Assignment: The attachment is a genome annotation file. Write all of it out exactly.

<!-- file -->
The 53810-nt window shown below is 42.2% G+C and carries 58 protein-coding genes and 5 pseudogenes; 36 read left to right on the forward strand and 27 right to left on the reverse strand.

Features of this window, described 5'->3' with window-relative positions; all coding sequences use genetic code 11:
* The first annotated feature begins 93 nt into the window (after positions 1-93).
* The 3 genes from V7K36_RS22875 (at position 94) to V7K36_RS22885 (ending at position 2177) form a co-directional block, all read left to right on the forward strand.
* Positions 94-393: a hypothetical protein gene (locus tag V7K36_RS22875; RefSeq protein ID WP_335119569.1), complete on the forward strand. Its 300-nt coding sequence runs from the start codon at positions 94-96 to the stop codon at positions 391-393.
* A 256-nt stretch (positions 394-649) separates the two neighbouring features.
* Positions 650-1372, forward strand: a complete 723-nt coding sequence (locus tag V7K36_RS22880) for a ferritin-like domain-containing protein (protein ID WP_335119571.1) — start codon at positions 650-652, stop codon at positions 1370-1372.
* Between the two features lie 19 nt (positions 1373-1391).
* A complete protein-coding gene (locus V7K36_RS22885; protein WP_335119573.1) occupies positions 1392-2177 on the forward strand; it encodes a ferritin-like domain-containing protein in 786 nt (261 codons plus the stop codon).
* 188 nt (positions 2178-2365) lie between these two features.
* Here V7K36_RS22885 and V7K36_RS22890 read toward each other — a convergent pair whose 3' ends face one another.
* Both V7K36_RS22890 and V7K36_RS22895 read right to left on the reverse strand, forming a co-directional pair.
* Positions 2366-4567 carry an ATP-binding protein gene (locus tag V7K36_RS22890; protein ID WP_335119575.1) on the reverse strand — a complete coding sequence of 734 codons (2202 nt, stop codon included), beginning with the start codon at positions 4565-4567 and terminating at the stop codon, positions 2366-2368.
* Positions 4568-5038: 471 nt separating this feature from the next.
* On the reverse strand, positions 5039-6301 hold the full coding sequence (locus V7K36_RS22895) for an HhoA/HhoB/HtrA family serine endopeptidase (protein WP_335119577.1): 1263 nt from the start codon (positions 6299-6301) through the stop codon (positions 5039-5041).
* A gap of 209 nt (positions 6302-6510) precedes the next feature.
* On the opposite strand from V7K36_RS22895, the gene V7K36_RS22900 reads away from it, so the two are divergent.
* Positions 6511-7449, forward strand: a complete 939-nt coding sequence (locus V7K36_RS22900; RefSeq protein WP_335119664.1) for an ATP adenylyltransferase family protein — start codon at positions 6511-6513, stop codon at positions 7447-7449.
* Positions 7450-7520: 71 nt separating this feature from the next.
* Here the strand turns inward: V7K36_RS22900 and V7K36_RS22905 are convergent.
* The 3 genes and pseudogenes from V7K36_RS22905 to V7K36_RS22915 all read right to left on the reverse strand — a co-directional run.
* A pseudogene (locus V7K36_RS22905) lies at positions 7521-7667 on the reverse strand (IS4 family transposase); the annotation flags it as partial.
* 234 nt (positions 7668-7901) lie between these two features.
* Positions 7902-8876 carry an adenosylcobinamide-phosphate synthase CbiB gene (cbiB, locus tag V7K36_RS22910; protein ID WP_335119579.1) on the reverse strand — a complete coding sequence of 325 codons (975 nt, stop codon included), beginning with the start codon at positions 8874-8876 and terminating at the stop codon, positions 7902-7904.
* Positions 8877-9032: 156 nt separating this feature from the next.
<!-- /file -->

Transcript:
The 53810-nt window shown below is 42.2% G+C and carries 58 protein-coding genes and 5 pseudogenes; 36 read left to right on the forward strand and 27 right to left on the reverse strand.

Features of this window, described 5'->3' with window-relative positions; all coding sequences use genetic code 11:
* The first annotated feature begins 93 nt into the window (after positions 1-93).
* The 3 genes from V7K36_RS22875 (at position 94) to V7K36_RS22885 (ending at position 2177) form a co-directional block, all read left to right on the forward strand.
* Positions 94-393: a hypothetical protein gene (locus tag V7K36_RS22875; RefSeq protein ID WP_335119569.1), complete on the forward strand. Its 300-nt coding sequence runs from the start codon at positions 94-96 to the stop codon at positions 391-393.
* A 256-nt stretch (positions 394-649) separates the two neighbouring features.
* Positions 650-1372, forward strand: a complete 723-nt coding sequence (locus tag V7K36_RS22880) for a ferritin-like domain-containing protein (protein ID WP_335119571.1) — start codon at positions 650-652, stop codon at positions 1370-1372.
* Between the two features lie 19 nt (positions 1373-1391).
* A complete protein-coding gene (locus V7K36_RS22885; protein WP_335119573.1) occupies positions 1392-2177 on the forward strand; it encodes a ferritin-like domain-containing protein in 786 nt (261 codons plus the stop codon).
* 188 nt (positions 2178-2365) lie between these two features.
* Here V7K36_RS22885 and V7K36_RS22890 read toward each other — a convergent pair whose 3' ends face one another.
* Both V7K36_RS22890 and V7K36_RS22895 read right to left on the reverse strand, forming a co-directional pair.
* Positions 2366-4567 carry an ATP-binding protein gene (locus tag V7K36_RS22890; protein ID WP_335119575.1) on the reverse strand — a complete coding sequence of 734 codons (2202 nt, stop codon included), beginning with the start codon at positions 4565-4567 and terminating at the stop codon, positions 2366-2368.
* Positions 4568-5038: 471 nt separating this feature from the next.
* On the reverse strand, positions 5039-6301 hold the full coding sequence (locus V7K36_RS22895) for an HhoA/HhoB/HtrA family serine endopeptidase (protein WP_335119577.1): 1263 nt from the start codon (positions 6299-6301) through the stop codon (positions 5039-5041).
* A gap of 209 nt (positions 6302-6510) precedes the next feature.
* On the opposite strand from V7K36_RS22895, the gene V7K36_RS22900 reads away from it, so the two are divergent.
* Positions 6511-7449, forward strand: a complete 939-nt coding sequence (locus V7K36_RS22900; RefSeq protein WP_335119664.1) for an ATP adenylyltransferase family protein — start codon at positions 6511-6513, stop codon at positions 7447-7449.
* Positions 7450-7520: 71 nt separating this feature from the next.
* Here the strand turns inward: V7K36_RS22900 and V7K36_RS22905 are convergent.
* The 3 genes and pseudogenes from V7K36_RS22905 to V7K36_RS22915 all read right to left on the reverse strand — a co-directional run.
* A pseudogene (locus V7K36_RS22905) lies at positions 7521-7667 on the reverse strand (IS4 family transposase); the annotation flags it as partial.
* 234 nt (positions 7668-7901) lie between these two features.
* Positions 7902-8876 carry an adenosylcobinamide-phosphate synthase CbiB gene (cbiB, locus tag V7K36_RS22910; protein ID WP_335119579.1) on the reverse strand — a complete coding sequence of 325 codons (975 nt, stop codon included), beginning with the start codon at positions 8874-8876 and terminating at the stop codon, positions 7902-7904.
* Positions 8877-9032: 156 nt separating this feature from the next.